Ayres

Environmental Impact Assessment (EIA) -- Site Utility Steam Distribution Pit 59/10- AG Bulletin Replacement
University of Wisconsin – Madison
DFD Project #19G2D


The State of Wisconsin Department of Administration/Department of Facilities Development (DOA/DFD) has retained Ayres Associates on behalf of The University of Wisconsin – Madison (UWMadison) Facilities Planning, and Management (FPM) to prepare an Environmental Impact Assessment (EIA) for the proposed improvement of the steam pit 59/10 area thermal utilities at UW-Madison along the Hiram Smith Building, Hiram Smith Annex Building, Agricultural Hall, the Microbial Sciences building, and the Agricultural Bulletin Building from Observatory Drive to Linden Drive in Madison, Wisconsin.

The EIA will be prepared in accordance with the Wisconsin Environmental Policy Act (WEPA), Wisconsin Statutes 1.11, and UWSA guidelines (Board of Regents’ Resolution 2508, November 6, 1981). An initial requirement of the EIA is the scoping process. The intent of the scoping process is to identify at an early stage potential beneficial or adverse impacts of the project on the physical, biological, social, and economic environments. Because you or your agency or group may have an interest in the project, we are inviting you to participate in the scoping process.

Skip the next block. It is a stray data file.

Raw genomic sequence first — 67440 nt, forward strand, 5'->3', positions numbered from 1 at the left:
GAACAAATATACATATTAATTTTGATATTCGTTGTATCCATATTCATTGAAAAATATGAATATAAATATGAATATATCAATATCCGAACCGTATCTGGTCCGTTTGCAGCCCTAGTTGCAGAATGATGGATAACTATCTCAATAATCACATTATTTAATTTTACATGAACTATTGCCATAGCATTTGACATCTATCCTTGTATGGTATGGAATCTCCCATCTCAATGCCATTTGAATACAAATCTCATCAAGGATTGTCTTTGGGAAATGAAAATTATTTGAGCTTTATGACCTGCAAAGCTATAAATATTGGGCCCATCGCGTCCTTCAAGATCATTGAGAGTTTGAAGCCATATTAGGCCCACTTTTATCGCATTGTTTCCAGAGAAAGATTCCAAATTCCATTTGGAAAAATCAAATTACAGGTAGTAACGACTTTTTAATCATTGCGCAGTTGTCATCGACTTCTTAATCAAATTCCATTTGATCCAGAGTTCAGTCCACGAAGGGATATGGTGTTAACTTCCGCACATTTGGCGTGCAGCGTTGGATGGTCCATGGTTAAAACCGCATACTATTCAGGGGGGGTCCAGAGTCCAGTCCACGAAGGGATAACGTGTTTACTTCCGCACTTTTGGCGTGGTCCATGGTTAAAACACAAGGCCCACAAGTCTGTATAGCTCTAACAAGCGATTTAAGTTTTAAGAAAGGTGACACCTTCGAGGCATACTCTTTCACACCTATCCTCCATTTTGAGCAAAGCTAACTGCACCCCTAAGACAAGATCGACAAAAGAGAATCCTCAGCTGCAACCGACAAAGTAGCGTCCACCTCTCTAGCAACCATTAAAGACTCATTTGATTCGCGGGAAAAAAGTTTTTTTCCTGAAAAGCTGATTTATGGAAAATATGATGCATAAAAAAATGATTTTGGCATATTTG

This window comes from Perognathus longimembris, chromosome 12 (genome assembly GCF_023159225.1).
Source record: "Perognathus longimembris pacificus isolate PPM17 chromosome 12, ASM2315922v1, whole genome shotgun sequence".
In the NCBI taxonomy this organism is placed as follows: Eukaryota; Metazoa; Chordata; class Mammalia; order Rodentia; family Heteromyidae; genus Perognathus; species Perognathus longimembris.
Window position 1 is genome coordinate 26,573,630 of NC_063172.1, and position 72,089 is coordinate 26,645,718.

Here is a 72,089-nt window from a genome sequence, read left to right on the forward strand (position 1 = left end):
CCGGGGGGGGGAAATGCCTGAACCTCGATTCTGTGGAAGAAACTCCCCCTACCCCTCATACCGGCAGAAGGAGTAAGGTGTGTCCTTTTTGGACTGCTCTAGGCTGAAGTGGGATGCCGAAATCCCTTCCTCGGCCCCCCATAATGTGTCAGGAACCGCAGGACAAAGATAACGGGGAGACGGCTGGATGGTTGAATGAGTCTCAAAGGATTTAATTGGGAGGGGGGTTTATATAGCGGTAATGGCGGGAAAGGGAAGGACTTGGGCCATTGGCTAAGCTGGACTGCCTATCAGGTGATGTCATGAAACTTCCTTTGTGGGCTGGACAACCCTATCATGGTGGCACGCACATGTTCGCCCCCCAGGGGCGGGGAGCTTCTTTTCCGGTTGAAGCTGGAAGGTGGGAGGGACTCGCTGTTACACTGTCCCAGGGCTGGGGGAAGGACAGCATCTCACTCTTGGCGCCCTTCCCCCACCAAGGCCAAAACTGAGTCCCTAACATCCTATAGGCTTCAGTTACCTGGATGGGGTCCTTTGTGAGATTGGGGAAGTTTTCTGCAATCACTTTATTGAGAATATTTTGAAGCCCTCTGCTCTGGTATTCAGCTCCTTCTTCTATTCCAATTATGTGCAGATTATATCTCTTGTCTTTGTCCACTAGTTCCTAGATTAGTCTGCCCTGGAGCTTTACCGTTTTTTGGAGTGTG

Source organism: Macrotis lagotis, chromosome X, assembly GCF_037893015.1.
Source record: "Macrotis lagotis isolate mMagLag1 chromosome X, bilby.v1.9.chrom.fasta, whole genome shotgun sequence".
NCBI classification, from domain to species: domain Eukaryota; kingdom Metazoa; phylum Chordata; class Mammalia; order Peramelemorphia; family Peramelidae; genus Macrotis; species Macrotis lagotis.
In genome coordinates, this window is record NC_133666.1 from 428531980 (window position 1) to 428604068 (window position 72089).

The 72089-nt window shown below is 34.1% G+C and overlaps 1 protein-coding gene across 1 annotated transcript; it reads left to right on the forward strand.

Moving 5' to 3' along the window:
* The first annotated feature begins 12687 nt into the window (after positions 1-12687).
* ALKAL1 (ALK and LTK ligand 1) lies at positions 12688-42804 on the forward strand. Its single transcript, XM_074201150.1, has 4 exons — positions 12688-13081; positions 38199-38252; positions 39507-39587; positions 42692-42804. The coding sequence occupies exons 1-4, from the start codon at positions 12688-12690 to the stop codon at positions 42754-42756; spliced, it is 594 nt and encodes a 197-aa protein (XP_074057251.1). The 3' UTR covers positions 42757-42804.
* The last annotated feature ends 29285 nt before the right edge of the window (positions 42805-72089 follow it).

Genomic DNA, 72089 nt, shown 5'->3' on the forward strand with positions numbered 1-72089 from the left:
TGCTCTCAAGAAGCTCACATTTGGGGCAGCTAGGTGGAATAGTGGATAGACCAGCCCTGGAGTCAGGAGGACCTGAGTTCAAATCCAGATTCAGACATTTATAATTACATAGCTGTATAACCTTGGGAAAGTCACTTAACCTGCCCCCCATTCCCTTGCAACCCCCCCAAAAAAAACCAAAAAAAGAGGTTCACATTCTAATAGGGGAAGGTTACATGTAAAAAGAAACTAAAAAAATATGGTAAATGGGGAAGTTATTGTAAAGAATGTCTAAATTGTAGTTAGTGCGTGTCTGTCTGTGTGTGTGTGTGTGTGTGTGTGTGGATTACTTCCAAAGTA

Project Background

This project provides investigation and research, pre-design, and design services to replace an arched brick steam tunnel that includes high pressure steam (HPS), low pressure steam (LPS), pumped condensate return (PCR), and compressed air (CA) utilities between steam pit 59/10 and the Agricultural Bulletin Building, Soils Hall, and King Hall. The steam pits and underground utilities will be evaluated to identify deficiencies, develop design solution alternatives, and recommend appropriate corrective measures.

Proposed Project Action